Sara: Good question. I should say bad actor’s just one of the many services that we provide in this area, of course. We do believe there are other service providers out there, but I think, in essence, accumulating other sources. The way the bad actor stuff came about was when it was adopted by the SEC. We went to the SEC and said, “Okay, is there a central database where we can check this?” And they said, “Nope.” We went to Zimmer [SP] and said, “Is there a central database that you’re aware of?” And they said, “No. Maybe you’ll build it.” So we did. And it includes everything like state stuff and obscure things like the Chicago Options Exchange and things like that.
We’re not the only game in town, but what we do provide is a complete service with respect to the bad actor process. Most importantly, establishing who are the covered persons because one thing that we do see again and again is someone comes to us and says, oh, we’re doing a Reg D, we’re an LLC. Here is the people who needs to be checked and then we push back and say, “Well, who is the managing member of the LLC?” “Oh, that’s another LLC.” We’re like, “Okay, you gotta check those, too.”
Because if you didn’t do this, if there wasn’t an obligation, and there is an obligation to go all the way up until you hit a human being or an incorporated corporation, you could just disguise bad actors by putting LLCs on top of LLCs until people give up. So that’s an essential part of our services, is establishing who the covered persons are, and then going through their backgrounds and doing the checks and then evaluating the results that we get back.
But a lot of the times when we get something back from state or federal court, and we have to apply it against the rules to make sure that we know exactly how that cease and desist order or lifetime ban or whatever applies to the actual rules. Andrew, we get a fair number of hits. The one that I notice most often is, my goodness, a lot of you are underaged drinkers. We get that one a lot. And, by the way, that is not a bad act. All right. It is understandable. You’re not likely disqualified for that.
A lot of bankruptcy we deal with and entrepreneurs. That happens, again, a lot of bad act, but I think we’ve had maybe one bank robbery, which are the weirdest ones that you’ve come across.
Andrew: Yeah, to your point, it does say a lot about who is raising money in this space. So you have young CEOs of newly formed companies that are recently out of college and got a drunk in public or a minor possession charge while in college. Or you have more established entrepreneurs who have also run into some tough times and have bankruptcies in their past. So there’s a little bit of variety there. Yeah, what are some interesting ones?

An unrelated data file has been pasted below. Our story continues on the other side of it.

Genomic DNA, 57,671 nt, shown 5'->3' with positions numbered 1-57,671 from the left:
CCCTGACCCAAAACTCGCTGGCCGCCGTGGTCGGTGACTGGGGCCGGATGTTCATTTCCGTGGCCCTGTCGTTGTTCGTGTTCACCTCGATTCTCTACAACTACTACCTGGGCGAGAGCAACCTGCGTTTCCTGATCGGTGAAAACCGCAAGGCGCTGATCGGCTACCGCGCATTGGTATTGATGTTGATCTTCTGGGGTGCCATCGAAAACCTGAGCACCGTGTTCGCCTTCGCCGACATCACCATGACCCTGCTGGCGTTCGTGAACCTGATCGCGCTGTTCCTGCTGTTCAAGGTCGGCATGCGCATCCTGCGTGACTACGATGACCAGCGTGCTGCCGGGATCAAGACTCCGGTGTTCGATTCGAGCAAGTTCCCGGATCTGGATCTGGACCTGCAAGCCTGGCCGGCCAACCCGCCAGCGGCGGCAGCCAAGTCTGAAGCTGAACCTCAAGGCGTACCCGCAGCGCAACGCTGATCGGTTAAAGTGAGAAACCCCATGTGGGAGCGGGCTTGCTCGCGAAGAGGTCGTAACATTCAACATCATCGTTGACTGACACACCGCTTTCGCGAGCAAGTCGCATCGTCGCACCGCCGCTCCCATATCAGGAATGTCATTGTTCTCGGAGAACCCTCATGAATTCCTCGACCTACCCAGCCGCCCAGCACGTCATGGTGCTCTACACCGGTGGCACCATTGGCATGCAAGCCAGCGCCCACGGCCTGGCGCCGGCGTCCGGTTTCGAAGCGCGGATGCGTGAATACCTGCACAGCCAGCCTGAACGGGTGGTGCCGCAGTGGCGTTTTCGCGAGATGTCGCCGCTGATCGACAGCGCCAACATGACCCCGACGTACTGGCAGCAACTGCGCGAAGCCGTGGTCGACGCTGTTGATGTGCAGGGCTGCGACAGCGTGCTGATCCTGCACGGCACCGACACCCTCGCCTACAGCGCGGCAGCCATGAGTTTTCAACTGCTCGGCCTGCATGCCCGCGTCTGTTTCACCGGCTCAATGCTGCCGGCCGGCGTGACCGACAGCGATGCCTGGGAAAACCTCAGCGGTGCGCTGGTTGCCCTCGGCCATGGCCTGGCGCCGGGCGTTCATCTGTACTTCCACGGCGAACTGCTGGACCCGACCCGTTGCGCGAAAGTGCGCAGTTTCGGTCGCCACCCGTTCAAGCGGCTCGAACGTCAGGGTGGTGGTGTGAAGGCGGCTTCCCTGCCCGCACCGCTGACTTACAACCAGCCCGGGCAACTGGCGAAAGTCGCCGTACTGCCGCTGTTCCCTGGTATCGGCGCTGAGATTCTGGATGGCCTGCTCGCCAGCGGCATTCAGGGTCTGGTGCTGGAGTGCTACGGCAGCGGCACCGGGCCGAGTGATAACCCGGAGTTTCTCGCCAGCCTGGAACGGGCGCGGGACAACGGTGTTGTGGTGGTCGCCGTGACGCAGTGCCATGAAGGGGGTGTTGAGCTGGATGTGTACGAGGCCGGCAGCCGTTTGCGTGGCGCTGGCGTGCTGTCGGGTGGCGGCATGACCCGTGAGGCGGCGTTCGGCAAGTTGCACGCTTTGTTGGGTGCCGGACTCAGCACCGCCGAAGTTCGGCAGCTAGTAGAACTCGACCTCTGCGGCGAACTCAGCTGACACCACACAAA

Yeah, there’s a lot of driving issues. We also see a fair number of contract disputes with prior vendors, especially for previous entities of their management of the company has been involved with. And, again, those are not bad acts, but they may be items that are of interest or need to be known by the platform, especially Reg CF as part of the platforms obligation to conduct a background check. A platform may have to make a determination of whether that…so those prior disputes with vendors or contractors creates some sort of probability of potential future fraud or otherwise would raise concerns regarding investor protection, which is a very broad and catch all term that platforms have to make determinations regarding.
And so some of that prior performance, especially of previous entities that have been run by the management, if it’s led to lawsuits, there may be something there that a platform would have to say, “No, we can’t move forward, even though it is not a disqualifying event.”
Sara: One thing I…
Dan: Go ahead.
Sara: One thing I could add there is we have had situations where we we’ve run the bad actor checks and nothing disqualifying has come up but we go, “Oh, this is a large number of lawsuits that seem to be instigated by this guy.” And we did have one case where we’re doing a Reg CF offering. We had alerted the platform that the entity or person in question seems to be rather litigious and that deal did not go through.
And if we had to predict any deal that would have led to arguments and recriminations and yelling between a platform and a potential issuer, that one would have been it. So you can get some useful information there, even outside of the hold, and are you a disqualified bad actor person.
Dan: I’m trying to think in the, what, four or five years, whatever that we’ve been doing this, I think I’ve come across I’d say maybe two instances of what I…let’s say 95% sure it was a literal attempt at fraud. And for those listening, that’s out of several hundred, maybe thousands of conversations. I’ve come across two where one was a guy with some serious bad actor violations was trying to basically do some 506(c) raise under his daughter’s name and another one that was out of the Caribbean that was a pretty clear pump and dump scheme.